Another classic. The animation, the rhymes….Could a single Who down in Whoville resist? I think not!

6. Home Alone (1990)
The cast alone is great: Catherine O’Hara, Joe Pesci, John Candy…all hilarious. Macaulay Culkin when he was still cute instead of just weird-looking. It’s the literalization of every kid’s fantasy/nightmare: getting to be home alone, utterly unsupervised, able to eat all the ice cream you fancy and trash your older brother’s sacred bedroom. And who can forget that fake gangster flick gag?: “I’m gonna give you till the count of 10 to get your ugly, yellow, no-good keister off my property, before I pump your guts fulla lead! 1….2….10!”

5. Rudolph the Red-Nosed Reindeer (1964)
Another family classic that I include at #5 mostly because of the claymation. It’s really neat! You kind of wish they still did stuff like that on network TV for the holidays. On the other hand, it’s worth noting that this film pretty f-ed up. Santa and Mrs. Claus call each other “Papa” and “Mama” (seems somehow incestuous); the reindeer are super mean to Rudolph, even his Dad  and Santa make it clear that he is a pestilence on their existence due to his unnatural nose; the outcast elf, Hermey, is run out of Christmastown merely for wanting to be a dentist; and the whole movie is saturated with 60s era misogyny (Donner, for example, tells his wife and Clarice that they should stay home and not go looking for Rudolph with him—“That’s men’s work.”). All the same, it’s quite adorable and everyone ends up accepting Rudolph and Hermey after all…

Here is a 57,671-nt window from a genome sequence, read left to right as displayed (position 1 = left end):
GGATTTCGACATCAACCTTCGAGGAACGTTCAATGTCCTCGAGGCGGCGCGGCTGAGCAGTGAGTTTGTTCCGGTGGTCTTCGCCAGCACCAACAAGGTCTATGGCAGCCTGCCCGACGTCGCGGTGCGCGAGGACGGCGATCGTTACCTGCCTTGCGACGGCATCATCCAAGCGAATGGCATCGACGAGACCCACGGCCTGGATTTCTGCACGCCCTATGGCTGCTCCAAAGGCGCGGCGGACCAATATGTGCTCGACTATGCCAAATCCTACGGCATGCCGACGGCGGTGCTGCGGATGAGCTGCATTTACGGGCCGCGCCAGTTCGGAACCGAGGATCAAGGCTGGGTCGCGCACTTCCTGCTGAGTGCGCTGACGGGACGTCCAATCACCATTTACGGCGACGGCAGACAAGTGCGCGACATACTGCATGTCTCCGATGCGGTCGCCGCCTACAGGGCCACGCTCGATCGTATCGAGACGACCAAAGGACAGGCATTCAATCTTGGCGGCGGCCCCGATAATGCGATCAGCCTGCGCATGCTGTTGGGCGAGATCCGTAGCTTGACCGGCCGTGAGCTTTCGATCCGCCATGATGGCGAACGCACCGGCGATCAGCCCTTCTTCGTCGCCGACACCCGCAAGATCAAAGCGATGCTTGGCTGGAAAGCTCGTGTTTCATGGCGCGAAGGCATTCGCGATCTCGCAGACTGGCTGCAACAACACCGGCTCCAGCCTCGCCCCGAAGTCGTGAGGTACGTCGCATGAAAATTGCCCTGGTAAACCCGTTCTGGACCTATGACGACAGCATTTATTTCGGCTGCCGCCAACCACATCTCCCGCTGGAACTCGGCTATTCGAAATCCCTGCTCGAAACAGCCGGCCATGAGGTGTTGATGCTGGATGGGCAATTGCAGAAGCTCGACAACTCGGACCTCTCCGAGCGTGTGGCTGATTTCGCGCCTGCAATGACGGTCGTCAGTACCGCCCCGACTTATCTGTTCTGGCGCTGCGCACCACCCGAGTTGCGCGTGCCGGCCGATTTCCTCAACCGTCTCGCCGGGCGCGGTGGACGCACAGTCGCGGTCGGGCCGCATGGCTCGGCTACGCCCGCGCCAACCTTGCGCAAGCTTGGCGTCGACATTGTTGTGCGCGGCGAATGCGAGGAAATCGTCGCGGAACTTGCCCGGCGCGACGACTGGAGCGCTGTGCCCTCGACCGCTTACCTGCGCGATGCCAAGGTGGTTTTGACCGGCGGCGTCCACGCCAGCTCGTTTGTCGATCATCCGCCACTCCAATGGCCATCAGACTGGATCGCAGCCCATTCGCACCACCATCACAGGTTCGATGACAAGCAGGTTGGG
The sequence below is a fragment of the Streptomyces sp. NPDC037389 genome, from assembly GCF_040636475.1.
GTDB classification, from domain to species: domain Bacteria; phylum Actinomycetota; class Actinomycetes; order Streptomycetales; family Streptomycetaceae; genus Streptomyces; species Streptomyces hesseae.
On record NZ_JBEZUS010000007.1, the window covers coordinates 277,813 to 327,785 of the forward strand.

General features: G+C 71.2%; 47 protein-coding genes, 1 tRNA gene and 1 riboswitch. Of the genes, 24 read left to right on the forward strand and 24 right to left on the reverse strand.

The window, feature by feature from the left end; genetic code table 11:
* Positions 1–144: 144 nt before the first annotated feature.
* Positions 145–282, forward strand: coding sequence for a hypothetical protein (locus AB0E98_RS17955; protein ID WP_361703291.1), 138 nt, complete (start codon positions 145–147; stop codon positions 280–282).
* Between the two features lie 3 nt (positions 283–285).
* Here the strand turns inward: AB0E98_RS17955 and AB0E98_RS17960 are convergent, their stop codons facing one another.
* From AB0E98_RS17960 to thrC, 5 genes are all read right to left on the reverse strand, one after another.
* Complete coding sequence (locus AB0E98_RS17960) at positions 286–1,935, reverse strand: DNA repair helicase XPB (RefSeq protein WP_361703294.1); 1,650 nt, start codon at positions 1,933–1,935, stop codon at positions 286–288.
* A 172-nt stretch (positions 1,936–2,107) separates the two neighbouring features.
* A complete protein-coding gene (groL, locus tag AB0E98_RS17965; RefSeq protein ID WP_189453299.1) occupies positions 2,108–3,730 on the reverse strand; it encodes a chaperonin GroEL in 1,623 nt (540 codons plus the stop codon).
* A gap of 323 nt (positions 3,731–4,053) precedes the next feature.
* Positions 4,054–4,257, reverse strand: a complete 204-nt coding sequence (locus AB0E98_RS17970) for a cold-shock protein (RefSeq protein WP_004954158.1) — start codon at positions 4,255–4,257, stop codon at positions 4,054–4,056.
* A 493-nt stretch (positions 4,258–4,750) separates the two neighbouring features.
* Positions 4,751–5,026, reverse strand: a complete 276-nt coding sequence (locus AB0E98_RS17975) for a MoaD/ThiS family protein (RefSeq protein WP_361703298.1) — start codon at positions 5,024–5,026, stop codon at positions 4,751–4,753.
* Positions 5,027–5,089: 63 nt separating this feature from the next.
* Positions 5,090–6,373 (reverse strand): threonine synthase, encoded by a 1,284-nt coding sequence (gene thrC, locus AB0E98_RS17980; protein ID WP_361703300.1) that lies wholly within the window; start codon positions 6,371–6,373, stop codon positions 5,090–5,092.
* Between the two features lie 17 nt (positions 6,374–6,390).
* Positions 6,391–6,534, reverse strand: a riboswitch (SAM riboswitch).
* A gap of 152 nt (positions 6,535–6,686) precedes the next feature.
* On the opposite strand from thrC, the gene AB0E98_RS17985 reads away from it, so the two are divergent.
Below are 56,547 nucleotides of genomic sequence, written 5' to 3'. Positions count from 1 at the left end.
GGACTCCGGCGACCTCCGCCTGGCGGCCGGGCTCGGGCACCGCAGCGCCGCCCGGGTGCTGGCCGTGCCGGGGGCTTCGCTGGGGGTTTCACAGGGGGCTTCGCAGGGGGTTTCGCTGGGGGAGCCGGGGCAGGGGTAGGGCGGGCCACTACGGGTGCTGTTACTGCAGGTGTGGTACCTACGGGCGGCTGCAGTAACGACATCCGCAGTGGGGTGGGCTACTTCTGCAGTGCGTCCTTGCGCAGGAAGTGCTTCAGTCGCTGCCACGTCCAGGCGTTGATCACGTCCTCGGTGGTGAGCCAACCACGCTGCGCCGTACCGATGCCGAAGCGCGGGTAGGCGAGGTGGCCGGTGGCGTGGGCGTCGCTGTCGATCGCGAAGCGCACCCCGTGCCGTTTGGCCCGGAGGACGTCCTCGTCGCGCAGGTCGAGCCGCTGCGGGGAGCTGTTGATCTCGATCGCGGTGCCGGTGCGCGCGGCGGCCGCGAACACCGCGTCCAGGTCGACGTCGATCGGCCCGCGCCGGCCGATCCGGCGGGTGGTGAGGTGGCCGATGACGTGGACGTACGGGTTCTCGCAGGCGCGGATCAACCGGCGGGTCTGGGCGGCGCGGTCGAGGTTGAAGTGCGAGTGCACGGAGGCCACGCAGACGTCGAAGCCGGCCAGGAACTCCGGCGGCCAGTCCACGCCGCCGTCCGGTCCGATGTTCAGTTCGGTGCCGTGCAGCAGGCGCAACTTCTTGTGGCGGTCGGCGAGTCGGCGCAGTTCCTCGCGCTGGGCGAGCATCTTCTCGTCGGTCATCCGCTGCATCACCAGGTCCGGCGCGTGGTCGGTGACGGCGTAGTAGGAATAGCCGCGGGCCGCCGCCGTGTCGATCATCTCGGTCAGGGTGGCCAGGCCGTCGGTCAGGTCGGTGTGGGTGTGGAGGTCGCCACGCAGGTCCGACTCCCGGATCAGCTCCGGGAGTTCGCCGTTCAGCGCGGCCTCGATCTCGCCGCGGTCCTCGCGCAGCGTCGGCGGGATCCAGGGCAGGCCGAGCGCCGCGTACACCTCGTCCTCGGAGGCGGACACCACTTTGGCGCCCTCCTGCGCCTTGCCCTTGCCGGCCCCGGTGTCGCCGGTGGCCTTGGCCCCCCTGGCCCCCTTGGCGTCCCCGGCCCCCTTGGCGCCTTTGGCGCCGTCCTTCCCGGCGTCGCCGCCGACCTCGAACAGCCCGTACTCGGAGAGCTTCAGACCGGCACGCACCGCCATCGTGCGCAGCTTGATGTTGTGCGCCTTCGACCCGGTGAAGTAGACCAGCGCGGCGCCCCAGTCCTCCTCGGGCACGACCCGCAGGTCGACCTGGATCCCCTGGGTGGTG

4. Scrooged (1988)/ A Christmas Carol
In the updated version of the Dickens classic, set in the 80s in New York, Bill Murray is an exec at a TV network who gets “Scrooged”—he is visited by four ghosts who warn him to make amends. He only sees the bottom line but by the end of the film, like the Dickensian Scrooge, mends his ways and invites the spirit of Christmas into his heart. Bill Murray is hilarious, of course, especially when we see exactly how his character has decided to promote the network’s Christmas special—by threatening apocalypse if you don’t watch it! (This is meant to show us just how degenerate he is before he decides to make amends.) The film also has an amazing cameo-ish part by screen legend Robert Mitchum, who, as the rather eccentric network owner, demands more cat-centered television…